The Dimensions of Colour
Basics of Light and Shade
Basics of Colour Vision
Additive Colour Mixing
- Additive primaries
- Additive mixing
- Additive complementaries
- Additive-averaging mixing
- Object colours
Colour Mixing in Paints
Lightness and Chroma
Brightness and Saturation
Principles of Colour
PART 4. ADDITIVE COLOUR MIXING
4.1 ADDITIVE PRIMARIES
We saw earlier that the three cone types effectively divide the visible spectrum into three bands, in each of which the response of one cone type predominates over the other two, so that by mixing lights from each of these bands we could produce light stimuli invoking strong opponent signals, and thus strong colour, throughout the 360 degree range of possible hues. This is how the colours on your computer screen are generated, from phosphors of just three colours, a red or orange-red (R), a green (G), and a blue or violet-blue (B). All of the colours that you have ever seen on a computer or television screen, including white and grey, were created by mixtures of lights of three such colours (Fig. 4.1.1).
Figure 4.1.1. Generation of screen colours from different combinations of RGB lights.
This process of "mixing colour" by combining coloured lights is called additive mixing, and the colours of the lights used to create such mixtures are called additive primaries. Any three coloured lights will have a range or gamut of colours that they can produce by mixing, and will be unable to mix colours outside that gamut. In scientific literature any lights used in additive mixing can be referred to as primaries, but in general use the term implies lights yielding a relatively large gamut of additive mixtures, by analogy with the original usage of the expression, for colours yielding a large gamut in paint mixing. It is a mistake to slip into thinking of any particular R,G and B colours as the additive primaries, but it is equally mistaken to overstate the arbitrariness of the functional primaries. Although the precise hues are flexible, to be at all effective as additive primaries the three stimuli must remain within the basic hue categories of red to orange, green, and blue to violet respectively.
Which precise hues are optimal as additive primaries depends on the nature and purpose of the device doing the mixing. For mixing monochromatic lights (lights of a single wavelength), the maximum gamut is generated by lights of wavelengths of 400 nm (extreme spectral violet), 535 nm (yellowish green) and 700 nm (extreme spectral red). Figure 4.1.2 shows this maximum monochromatic gamut on a CIE xyY or chromaticity diagram. On this diagram the horseshoe-shaped line represents the monochromatic lights of the spectrum, the straight line represents mixtures of extreme spectral red and violet, and saturation increases outwards from a "white point" to these absolute limits. A property of the CIE chromaticity diagram is that additive mixing paths follow straight lines, so the gamut forms a straight-sided triangle. It will be evident that no combination of three real lights, which must lie within the rounded horseshoe shape, can have a gamut that encloses the entire shape.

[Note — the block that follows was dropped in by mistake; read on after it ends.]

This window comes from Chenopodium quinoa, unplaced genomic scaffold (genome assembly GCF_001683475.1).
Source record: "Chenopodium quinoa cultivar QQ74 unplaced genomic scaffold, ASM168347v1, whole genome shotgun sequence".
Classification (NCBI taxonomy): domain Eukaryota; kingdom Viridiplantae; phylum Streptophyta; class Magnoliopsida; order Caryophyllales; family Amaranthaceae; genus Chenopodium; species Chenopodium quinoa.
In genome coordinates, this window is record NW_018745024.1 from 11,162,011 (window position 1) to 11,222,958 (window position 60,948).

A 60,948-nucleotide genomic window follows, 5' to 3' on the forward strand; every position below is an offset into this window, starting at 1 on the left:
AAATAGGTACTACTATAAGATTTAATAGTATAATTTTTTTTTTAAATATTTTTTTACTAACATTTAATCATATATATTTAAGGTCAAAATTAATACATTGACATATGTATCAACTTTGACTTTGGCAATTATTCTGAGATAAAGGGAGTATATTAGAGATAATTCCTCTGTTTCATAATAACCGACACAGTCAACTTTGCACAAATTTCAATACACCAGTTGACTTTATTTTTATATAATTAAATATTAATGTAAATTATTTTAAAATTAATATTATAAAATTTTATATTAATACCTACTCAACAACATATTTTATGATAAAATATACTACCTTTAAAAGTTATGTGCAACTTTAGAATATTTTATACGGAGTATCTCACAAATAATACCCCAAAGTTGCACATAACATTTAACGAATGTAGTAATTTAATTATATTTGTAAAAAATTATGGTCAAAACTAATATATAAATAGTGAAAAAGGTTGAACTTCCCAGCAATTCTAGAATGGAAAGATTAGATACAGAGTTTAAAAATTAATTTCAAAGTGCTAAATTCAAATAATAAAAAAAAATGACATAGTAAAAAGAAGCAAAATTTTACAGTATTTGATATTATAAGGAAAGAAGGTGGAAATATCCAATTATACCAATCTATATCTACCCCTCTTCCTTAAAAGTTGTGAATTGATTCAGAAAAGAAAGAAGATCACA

Figure 4.1.2. CIE 1931 chromaticity diagram showing maximum additive mixing gamut of three monochromatic lights (Hardy and Wurzburg, 1937), a representative RGB gamut called sRGB, and colours of the three primaries on one of James Clerk Maxwell's 19th century spinning disc devices. (Maxwell's pigments, particularly the vermilion, may have dulled with time). Beside actual pigments, the theoretical optimal colours would have a fluorent appearance, much like the RGB primaries in the second version of the disc. Spectra of CRT screen primaries are from Wikipedia.
Using monochromatic lights would be a very energy-inefficient way of creating colour on a computer screen. The primaries used on monitors are chosen as a compromise between an acceptably broad gamut on the one hand and energy efficiency on the other. The compromise that is chosen varies greatly among different manufacturers, particularly for laptop screens where energy efficiency directly impacts on battery life. Figure 4.1.2 shows a standard colour space called sRGB as a representative RGB gamut. Laptop screens may have a smaller or larger gamut than sRGB.
Surfaces that reflect monochromatic light would be extremely dark in appearance and thus completely ineffective for additive processes such as spinning discs, which involve averaging of light stimuli over an area. Here the biggest gamuts in theory would be obtained from orange-red, yellow-green, and violet-blue optimal colours, each completely reflecting about a third of the spectrum, and completely absorbing the rest. In the mid-nineteenth century James Clerk Maxwell approximated these colours in his spinning disc experiments using the pigments vermilion, emerald green and ultramarine. Beside actual pigments the theoretical optimal colour primaries would be extremely high-chroma and fluorent (fluorescent-looking), closely resembling the RGB screen primaries in the second disc in Fig. 4.1.2.
Page modified August 5, 2012. Original text here.